Once upon a time, Democrats would have been too fearful to talk about guns and big spending plans, too concerned about the potential for backlash to speak of gay rights and civil rights. Instead, and once again because of Trump’s intolerance and xenophobia, Clinton and the Democrats who gathered this week in Philadelphia were more than happy to talk about about the characteristic that most glaringly divides the two parties — diversity.

The contrast in skin color between America’s two political parties was on full display in Cleveland and Philadelphia. The GOP is an overwhelmingly white party, primarily white Protestants — as opposed to white ethnics. The Democratic Party is a true melting pot of white, black, brown, Asian, Muslim, and Jewish Americans. For a long time, the fact that Democrats were the voice of America’s minority communities was seen as a source of political weakness. As white voters, particularly in the South, increasingly migrated to the GOP, Democrats found themselves typecast and branded by Republicans as a party too responsive to the needs to minority Americans.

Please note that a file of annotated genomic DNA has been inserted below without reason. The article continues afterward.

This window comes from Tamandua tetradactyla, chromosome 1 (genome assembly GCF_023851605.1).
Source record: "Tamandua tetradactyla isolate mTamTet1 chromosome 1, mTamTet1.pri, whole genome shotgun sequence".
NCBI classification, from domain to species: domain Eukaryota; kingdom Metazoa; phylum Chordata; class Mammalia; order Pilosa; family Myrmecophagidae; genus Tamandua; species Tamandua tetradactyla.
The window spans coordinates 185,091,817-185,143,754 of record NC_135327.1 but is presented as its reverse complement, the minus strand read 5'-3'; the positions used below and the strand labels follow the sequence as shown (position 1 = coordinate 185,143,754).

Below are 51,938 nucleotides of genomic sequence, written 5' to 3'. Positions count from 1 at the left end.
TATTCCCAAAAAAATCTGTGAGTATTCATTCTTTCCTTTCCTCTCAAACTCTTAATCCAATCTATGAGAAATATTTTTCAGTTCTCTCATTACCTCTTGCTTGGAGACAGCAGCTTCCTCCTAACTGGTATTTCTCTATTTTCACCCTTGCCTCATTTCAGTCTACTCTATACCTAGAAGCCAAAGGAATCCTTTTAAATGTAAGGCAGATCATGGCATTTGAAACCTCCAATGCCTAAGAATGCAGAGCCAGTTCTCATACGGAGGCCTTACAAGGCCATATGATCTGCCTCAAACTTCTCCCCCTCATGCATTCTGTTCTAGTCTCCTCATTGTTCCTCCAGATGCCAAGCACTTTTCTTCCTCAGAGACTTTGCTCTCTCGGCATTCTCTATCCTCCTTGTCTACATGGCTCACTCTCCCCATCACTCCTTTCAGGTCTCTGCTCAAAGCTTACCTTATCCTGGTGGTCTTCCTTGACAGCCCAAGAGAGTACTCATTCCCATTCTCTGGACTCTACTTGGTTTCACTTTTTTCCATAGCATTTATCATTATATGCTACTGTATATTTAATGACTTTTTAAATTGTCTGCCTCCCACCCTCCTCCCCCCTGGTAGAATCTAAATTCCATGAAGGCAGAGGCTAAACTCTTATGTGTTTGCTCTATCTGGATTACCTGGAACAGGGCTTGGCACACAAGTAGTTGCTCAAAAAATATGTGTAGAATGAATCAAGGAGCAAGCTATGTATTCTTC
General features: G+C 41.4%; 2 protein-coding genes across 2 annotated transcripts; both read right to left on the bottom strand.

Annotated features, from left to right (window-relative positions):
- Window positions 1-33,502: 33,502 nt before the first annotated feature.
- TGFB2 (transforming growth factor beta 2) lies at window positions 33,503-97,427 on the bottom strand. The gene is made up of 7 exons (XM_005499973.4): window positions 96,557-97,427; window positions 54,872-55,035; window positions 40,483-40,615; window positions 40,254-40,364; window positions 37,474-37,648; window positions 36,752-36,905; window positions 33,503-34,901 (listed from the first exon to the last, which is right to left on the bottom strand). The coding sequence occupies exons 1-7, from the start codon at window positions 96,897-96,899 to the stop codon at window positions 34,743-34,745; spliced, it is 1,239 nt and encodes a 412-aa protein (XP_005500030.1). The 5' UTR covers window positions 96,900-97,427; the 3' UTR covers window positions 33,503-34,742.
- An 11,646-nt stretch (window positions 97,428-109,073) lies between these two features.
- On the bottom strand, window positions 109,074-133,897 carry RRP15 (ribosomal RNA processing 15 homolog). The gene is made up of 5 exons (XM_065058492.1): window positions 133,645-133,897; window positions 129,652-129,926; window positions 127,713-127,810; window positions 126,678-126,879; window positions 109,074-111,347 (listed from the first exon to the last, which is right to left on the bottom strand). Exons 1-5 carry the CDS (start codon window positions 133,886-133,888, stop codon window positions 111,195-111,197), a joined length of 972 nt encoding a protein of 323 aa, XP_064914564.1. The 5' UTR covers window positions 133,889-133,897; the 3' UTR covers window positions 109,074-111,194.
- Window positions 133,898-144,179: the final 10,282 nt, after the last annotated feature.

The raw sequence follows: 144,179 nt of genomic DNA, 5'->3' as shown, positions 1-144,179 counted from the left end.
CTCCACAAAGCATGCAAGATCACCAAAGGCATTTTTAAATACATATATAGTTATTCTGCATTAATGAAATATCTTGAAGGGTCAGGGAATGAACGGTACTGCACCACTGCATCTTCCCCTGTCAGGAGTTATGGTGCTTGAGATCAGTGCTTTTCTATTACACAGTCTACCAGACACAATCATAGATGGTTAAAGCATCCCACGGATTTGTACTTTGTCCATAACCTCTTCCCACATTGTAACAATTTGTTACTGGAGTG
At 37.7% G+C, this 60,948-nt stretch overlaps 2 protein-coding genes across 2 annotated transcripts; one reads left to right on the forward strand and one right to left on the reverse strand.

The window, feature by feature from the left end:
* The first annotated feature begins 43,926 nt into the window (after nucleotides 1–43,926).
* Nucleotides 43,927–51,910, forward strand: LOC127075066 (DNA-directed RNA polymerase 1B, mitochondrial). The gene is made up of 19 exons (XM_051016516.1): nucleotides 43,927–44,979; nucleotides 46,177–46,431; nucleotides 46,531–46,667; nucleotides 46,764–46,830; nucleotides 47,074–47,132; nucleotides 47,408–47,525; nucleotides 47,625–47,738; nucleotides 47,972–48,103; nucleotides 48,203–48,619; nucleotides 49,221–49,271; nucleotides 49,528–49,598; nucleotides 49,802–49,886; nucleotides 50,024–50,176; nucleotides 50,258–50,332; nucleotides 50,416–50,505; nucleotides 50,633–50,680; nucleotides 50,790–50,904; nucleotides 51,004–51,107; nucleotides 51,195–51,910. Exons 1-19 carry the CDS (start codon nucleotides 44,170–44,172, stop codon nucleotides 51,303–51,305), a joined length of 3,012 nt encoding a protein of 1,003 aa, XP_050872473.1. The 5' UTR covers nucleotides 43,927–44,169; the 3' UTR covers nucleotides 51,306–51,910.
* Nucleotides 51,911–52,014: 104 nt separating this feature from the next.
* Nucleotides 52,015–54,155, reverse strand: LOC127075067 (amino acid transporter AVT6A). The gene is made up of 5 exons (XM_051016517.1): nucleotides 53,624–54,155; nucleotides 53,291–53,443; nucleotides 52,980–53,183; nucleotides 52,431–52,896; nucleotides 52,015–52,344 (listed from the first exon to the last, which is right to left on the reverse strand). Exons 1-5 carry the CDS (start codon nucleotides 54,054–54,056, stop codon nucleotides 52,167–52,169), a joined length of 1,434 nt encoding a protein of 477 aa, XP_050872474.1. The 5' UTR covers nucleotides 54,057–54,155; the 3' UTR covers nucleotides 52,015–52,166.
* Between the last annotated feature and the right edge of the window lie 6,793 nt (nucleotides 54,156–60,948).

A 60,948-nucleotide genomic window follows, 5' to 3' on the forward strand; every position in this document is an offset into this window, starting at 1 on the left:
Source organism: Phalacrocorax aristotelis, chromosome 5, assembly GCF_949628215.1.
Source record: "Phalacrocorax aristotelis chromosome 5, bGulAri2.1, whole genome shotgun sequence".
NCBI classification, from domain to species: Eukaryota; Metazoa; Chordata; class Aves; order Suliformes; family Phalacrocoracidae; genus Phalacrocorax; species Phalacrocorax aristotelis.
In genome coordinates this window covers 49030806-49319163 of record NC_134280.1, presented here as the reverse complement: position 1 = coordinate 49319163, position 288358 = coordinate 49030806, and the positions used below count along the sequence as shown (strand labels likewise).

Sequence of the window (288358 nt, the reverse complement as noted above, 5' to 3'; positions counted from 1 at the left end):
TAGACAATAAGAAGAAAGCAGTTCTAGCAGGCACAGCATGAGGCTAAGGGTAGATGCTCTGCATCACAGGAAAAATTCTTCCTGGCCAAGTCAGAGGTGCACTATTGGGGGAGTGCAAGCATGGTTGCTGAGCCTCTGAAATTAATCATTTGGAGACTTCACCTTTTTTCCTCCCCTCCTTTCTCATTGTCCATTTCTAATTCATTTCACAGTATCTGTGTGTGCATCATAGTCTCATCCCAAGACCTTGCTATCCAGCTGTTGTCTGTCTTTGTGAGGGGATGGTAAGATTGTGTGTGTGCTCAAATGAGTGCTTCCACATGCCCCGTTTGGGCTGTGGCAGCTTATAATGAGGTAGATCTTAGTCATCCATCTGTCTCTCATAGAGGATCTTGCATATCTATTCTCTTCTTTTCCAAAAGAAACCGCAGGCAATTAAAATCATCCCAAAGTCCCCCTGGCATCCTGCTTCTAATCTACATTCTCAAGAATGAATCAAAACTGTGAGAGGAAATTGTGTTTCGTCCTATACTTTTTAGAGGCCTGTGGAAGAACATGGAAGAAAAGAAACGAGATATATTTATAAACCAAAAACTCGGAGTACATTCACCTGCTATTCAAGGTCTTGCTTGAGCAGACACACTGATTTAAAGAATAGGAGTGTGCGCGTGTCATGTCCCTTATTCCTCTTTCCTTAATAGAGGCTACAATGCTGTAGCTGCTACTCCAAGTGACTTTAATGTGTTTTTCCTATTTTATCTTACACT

But at this convention, as Democrats have now done for several cycles, they not only embraced their many hues, they threw it back in Trump’s face. Indeed, the most electrifying and humbling moment of the DNC came before Clinton spoke when the parents of Humayun Khan, a young Muslim soldier killed by a suicide bomber in Iraq, spoke to the hushed hall. Khizr Khan, his father, talked of his son’s love of country, his heroism on behalf of his fellow soldiers, and the pain of his death. But his most pointed comments were for the GOP nominee.


“Donald Trump, you are asking Americans to trust you with their future. Let me ask you: Have you even read the United States Constitution? I will gladly lend you my copy.” Khan then dramatically pulled a copy of the document out of pocket.